The Basics Bar Tools

Home Bar Basics: Everything You Need to Know About Mixing Glasses

How a Japanese mixing glass can elevate your home bar.

Bartending equipment is set up on an elegant wooden bar tray: a patterned mixing glass, two strainers, a vintage three-piece cocktail shaker, two stoppered bottles, a metal jigger, two long-stemmed bar spoons, and a metal muddler with a rubber end. Overlay text reads: Home Bar Basics The Mixing Glass
Tim Nusog

You’ve finally carved away precious square footage to make room for that most sacred of household additions: the home bar. But turning out top-notch drinks while in your slippers takes more than good intentions. There are bottles to buy, tools to agonize over and techniques to master. Follow us as we help you navigate your home bar basics.

As a rule, cocktails that contain only alcoholic ingredients, like the Martini, Manhattan and Boulevardier, should be stirred—always and forever. And while you can use a metal shaker tin, a cocktail glass lets your guests see the concoction swirling and the magic happening. There are several styles that vary on the spectrum of aesthetics, practicality and function. We’ll help you make the clear choice for your home bar.

A clear stirring glass with an etched diamond pattern sits on a wooden kitchen paddle. A long-handled bar spoon rests in the glass, and next to it are some shakers and stoppered glass bottles.
Tim Nusog

The Backstory

The first method used to mix a cocktail in the 1800s was called rolling, a technique that involves pouring the mixture back and forth between two glasses. It’s still used today for drinks including the Bloody Mary to keep the tomato juice thick and palate-coating.

Then the Boston or Cobbler cocktail shaker came into use, allowing a drink to get cold by shaking it with ice. But the vessel has its drawbacks when it comes some drinks, namely that all that sloshing around with hard-edged cubes renders a libation frothy or cloudy when you might prefer it smooth and bright.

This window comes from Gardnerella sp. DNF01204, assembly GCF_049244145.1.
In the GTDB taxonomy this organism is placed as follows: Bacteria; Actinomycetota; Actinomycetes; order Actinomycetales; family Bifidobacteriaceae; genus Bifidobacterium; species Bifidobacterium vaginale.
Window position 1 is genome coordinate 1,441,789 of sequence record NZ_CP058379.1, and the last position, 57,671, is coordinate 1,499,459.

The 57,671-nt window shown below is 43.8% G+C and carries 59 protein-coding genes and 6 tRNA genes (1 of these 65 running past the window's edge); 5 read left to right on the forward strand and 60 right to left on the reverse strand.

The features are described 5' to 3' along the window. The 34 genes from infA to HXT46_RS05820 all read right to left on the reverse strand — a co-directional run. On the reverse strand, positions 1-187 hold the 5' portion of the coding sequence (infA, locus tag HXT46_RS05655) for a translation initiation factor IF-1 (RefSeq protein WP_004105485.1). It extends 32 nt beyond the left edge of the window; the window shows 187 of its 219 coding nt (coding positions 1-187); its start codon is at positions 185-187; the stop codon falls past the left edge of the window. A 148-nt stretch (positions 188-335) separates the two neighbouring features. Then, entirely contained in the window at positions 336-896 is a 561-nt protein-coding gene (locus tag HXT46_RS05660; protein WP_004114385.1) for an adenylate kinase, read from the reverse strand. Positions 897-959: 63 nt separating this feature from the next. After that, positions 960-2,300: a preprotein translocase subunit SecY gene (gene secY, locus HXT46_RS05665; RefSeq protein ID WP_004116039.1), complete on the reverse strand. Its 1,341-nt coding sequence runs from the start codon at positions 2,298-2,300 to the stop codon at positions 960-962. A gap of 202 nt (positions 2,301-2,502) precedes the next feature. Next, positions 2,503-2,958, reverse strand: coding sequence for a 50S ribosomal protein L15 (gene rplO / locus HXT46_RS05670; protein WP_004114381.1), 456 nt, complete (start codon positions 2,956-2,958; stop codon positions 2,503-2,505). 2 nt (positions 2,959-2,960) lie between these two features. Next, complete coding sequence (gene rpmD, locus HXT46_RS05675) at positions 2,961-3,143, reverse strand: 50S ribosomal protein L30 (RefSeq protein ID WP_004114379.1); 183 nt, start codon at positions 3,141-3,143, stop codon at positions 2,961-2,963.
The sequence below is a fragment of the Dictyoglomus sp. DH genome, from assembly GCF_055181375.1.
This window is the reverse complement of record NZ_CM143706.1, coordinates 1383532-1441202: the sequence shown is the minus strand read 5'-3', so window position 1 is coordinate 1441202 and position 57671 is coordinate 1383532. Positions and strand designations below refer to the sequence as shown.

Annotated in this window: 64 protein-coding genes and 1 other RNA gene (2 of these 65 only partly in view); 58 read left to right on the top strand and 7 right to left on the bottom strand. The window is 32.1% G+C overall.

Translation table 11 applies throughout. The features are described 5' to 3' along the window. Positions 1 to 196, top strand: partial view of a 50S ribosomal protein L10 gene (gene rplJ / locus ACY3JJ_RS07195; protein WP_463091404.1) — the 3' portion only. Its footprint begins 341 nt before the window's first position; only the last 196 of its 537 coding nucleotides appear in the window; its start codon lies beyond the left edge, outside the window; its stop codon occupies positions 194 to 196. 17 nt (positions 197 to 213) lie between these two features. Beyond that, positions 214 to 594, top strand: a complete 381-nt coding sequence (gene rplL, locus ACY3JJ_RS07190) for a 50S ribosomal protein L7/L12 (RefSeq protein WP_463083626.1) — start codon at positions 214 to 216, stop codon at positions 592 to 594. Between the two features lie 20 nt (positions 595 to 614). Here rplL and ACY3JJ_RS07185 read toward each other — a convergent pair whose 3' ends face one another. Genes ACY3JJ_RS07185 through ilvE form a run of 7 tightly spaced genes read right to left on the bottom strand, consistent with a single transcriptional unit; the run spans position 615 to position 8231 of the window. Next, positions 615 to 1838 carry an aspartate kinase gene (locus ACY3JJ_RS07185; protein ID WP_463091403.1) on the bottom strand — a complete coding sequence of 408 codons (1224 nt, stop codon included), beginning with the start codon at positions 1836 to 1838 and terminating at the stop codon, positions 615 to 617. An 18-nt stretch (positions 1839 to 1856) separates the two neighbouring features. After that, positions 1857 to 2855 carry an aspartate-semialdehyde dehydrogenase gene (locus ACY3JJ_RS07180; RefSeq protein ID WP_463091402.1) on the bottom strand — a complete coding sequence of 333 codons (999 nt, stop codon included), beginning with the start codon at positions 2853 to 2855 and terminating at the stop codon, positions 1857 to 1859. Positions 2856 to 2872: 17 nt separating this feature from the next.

Using a mixing glass to stir a cocktail instead of shaking it lets you maintain its texture and viscosity while controlling the amount of dilution. Most readily available is the multitasking pint glass, a workhorse that holds, as its name suggests, 16 ounces and is tapered toward the base. The Yarai mixing glass, named for the Japanese diamond pattern etched on the outside, is crafted from thicker glass, or stainless steel, with a heavier base, non-tapered design and curved pour spout. Finally, a stemmed mixing glass can look spectacular on the bar top, yet is rather impractical.

Centered in the photo is a clear mixing glass filled with large ice cubes. The mixing glass is on a wooden cutting board surrounded by other bar accoutrements including bar spoons, strainers, and shaker tins.
Tim Nusog

What Experts Say

Andra Johnson, the bar director at Serenata in Washington, D.C., admits that the Yarai mixing glass can be fragile and expensive. Still, it has two huge benefits over the pint glass.

“Your mixing spoon glides more gracefully because of the standard width throughout the entire glass,” says Johnson. And since you don’t have to hold it, “you can shake another cocktail or spritz your Martini glass with vermouth without the worry of tipping over the glass while stirring.”

At his home bar, Patrick Thomas will never stray from the durable, versatile pint glass, which is dishwasher-safe, stackable, wallet-friendly and feels most comfortable. “You can use it to stir or pair it with a tin and shaker, plus it will never lose its utility as a drinking vessel if you’re bad at doing dishes,” says the Los Angeles-based sales representative. “Besides, I’m clumsy and it’s cheap!” He doesn’t recommend stemmed mixing glasses, which he deems an accident waiting to happen.

A clear mixing glass with smooth walls is filled with two large ice cubes and a bright red spirit. The bottom end of a twisted bar spoon is extended into the glass, and two small blue bottles stand next to it. All of it is placed on a wooden bar tray with a bronze railing around it.
Tim Nusog

And there’s another style cropping up lately that’s reminiscent of the Yarai mixing glass shape but crafted from stainless steel. “They seem to drag a bit more than glass when stirring, but they stand up to the rigors of a busy bar and look really sharp,” says Christian Hetter, the bar manager of The Berkshire Room in Chicago. He buys them online on Umami Mart for his bar.

The Takeaway

“For the home bartender, I would suggest the pint glass for functionality but keep a Yarai as a conversation piece,” says Johnson. “Depending on your personal experience with bartending and your beverage preference, the Yarai may suit a Manhattan, Negroni, Boulevardier, etc., drinker but cannot be used to accommodate house guests that may prefer a Cosmopolitan or a Sidecar.” Hetter says if the mantra of “fashion over function” makes sense anywhere it’s a home bar and is thus partial to the Yarai. “It will not only look sharp, but home use should be a little less intense than a busy bar,” he says. “Although in fairness, I don’t know your home.”